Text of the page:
KJ: Briffault’s Moon and Menstruation claims that the first taboo, first idea of prohibition in human society, was this idea that you are not allowed to touch a woman’s body while she is on her period. And from that, we get so many other taboos and norms– sacred days, calendar days, working days.

On top of that, women used to be secluded from society during their period. At first I thought that was so patriarchal - but then I read that the women chose to have it that way. That’s such an expression of female power. Today, we’re kind of out of touch with the female power that used to be ascribed to menstruation. After all, the fact we menstruate is because we are able to give life.

The name ‘Katharina’ stems from the Greek ‘purity’; put together her name runs something like ‘Pure joy of books’.

KR: You’ve used Finnegans Wake and Ulysses in your performances before. What draws you to James Joyce’s work?

KJ: So, I began reading Ulysses about 5 years ago, got about ten pages in, and immediately started telling everyone it was my favourite book. With texts others consider difficult, I often see a treasure trove - because I’m not thinking about how to unlock or understand the book; I’m just asking what it generates in my mind.

It’s not always about the story, but what the text gives the reader, and how it encourages you to think about things differently. I like questioning the notion that you have to read a page from top to bottom, or that you have to finish a book. I still haven’t finished that book today… I guess I admire some authors for their attitudes, more than their texts.

I especially love the first two of Jonathan Safran Foer’s books. I love the way he he’ll relay a situation between two people that sums up their relationship in such a poetic way. He details exchanges and actions they’ll perform for each other; and, as a result, he doesn’t have to spell out that ‘this person loves this person.’ The situations are always kind of surreal, and he gets to a very real truth through them.

 

KJ: I also adore Brandon Brown. He’ll translate ancient Greek and Latin, but he’ll include his experience of translating. He’ll derail the poem brilliantly; writing in what he ate that day.

At this point, a passing man asks if either of us know the Italian for “thank you” - “Grazie mille?” - “Thanks” and he’s gone, presumably conducting his own in-field exploration of translation and vocabulary.

KJ: We load words with so much – so many meanings and associations. I’m interested in exploring that through ideas of choreography.

KR: Remember when you first start to speculate as a child, or maybe in a science class in school: what if not everyone sees the world the same way? It sounds like you take that fascination with subjectivity further than we’re usually allowed to.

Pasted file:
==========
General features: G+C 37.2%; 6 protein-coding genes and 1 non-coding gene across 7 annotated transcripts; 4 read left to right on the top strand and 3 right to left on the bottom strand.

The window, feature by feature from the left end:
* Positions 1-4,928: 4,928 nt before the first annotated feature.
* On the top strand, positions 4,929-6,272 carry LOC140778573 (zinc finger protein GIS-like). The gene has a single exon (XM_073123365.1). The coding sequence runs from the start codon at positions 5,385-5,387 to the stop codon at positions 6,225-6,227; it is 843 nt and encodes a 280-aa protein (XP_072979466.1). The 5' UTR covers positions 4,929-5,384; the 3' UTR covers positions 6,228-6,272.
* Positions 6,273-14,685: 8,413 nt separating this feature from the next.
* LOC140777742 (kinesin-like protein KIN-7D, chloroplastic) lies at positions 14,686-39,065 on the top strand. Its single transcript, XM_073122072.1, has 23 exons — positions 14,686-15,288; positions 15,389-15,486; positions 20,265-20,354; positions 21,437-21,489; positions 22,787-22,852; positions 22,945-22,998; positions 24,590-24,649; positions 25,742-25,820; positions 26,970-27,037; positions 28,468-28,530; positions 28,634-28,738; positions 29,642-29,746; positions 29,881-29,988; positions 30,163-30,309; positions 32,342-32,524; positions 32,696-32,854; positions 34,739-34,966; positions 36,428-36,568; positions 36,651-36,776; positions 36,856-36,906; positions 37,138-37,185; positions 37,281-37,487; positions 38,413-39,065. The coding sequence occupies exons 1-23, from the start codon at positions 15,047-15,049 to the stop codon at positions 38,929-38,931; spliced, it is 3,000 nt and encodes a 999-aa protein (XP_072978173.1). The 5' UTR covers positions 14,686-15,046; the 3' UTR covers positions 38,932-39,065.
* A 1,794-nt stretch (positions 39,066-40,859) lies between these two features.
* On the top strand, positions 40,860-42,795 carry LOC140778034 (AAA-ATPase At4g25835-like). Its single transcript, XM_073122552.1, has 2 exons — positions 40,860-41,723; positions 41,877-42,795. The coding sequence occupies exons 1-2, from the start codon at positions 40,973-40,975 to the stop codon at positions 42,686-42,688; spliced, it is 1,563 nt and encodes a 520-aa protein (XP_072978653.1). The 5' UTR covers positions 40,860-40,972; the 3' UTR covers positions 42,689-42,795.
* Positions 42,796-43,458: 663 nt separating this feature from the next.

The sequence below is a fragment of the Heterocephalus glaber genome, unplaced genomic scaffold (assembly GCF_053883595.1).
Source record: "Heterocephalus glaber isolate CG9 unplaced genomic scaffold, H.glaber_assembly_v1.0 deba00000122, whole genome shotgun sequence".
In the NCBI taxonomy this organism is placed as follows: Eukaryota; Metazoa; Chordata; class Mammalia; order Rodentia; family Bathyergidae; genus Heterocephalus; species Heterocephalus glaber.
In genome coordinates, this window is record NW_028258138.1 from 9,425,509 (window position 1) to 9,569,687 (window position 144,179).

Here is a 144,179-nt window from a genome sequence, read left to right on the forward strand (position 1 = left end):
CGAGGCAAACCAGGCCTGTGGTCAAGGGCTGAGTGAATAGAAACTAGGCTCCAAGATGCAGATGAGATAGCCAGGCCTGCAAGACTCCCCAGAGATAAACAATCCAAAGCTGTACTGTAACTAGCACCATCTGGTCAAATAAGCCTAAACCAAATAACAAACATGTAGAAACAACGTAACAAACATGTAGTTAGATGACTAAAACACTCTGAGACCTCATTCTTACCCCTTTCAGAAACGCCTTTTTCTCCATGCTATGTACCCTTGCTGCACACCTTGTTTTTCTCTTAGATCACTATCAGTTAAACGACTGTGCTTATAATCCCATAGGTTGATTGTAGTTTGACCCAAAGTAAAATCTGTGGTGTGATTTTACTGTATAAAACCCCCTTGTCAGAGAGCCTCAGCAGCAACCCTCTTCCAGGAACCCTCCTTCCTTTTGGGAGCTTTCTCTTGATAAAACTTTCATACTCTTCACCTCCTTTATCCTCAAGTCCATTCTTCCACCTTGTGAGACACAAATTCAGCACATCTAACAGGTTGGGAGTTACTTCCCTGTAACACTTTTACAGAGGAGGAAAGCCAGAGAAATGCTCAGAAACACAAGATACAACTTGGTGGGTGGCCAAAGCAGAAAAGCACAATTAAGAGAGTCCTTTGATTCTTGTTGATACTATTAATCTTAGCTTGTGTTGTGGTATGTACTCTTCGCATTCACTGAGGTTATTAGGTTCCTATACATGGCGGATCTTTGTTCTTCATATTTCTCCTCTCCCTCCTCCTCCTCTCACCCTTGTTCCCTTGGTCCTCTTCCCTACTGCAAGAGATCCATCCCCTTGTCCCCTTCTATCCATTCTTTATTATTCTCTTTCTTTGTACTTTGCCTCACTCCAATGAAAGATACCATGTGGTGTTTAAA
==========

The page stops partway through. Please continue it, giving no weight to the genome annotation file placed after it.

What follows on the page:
KJ: Yeah, and the ideal attitude for viewing my work is to understand that you’re not being presented with something finished. It’s not about authority, but about continuation, processes and subjectivity. I’m very much in favour of open structures, and thinking about how we might construct them.

KR: Does that way of working sometimes lead to surprises?

KJ: [pauses] … a lot, actually, with colour. . Like, we’ll use colours, and two people will choose colours that randomly match, and have no idea. I’m obsessive with colour, so that’s always really exciting.

Katharina’s fascination with colour extends to the sartorial [writer discreetly notes that the flashes of purple in her trainers match her jumper].

KJ: I find it so funny how often people think clothes are trivial, but clothes are a part of identity construction every single day – you can read outfits as text. Surfaces are never just surfaces, and fabric is so interesting in its own right. A lot of people, and performers, are very object-driven. Their performance might revolve around a certain object physically, or symbolically. I’m not that into objects. Textures, however… I’ll collect fabrics, colours and papers. And that’s really related to the way I think about words as texture, colour and a palette of things you can recombine.

Unfolding and liberating the meanings of words, surfaces, and intangible entities we don’t usually reconsider, sounds like a form of catharsis that might align with the kind of healing Katharina earlier discussed.

KJ: I find it amazing that we can consider things so differently, but also that we can consider the experience of considering. I love combining things from different sources and seeing what happens. Saying ‘here’s something I found out’, taking it further and bringing other people into that process - not just relying on my own evil brain.

 

Read more about KatharinaSiobhan Davies Dance

Or read Katharina's memo poetry piece for content(!) here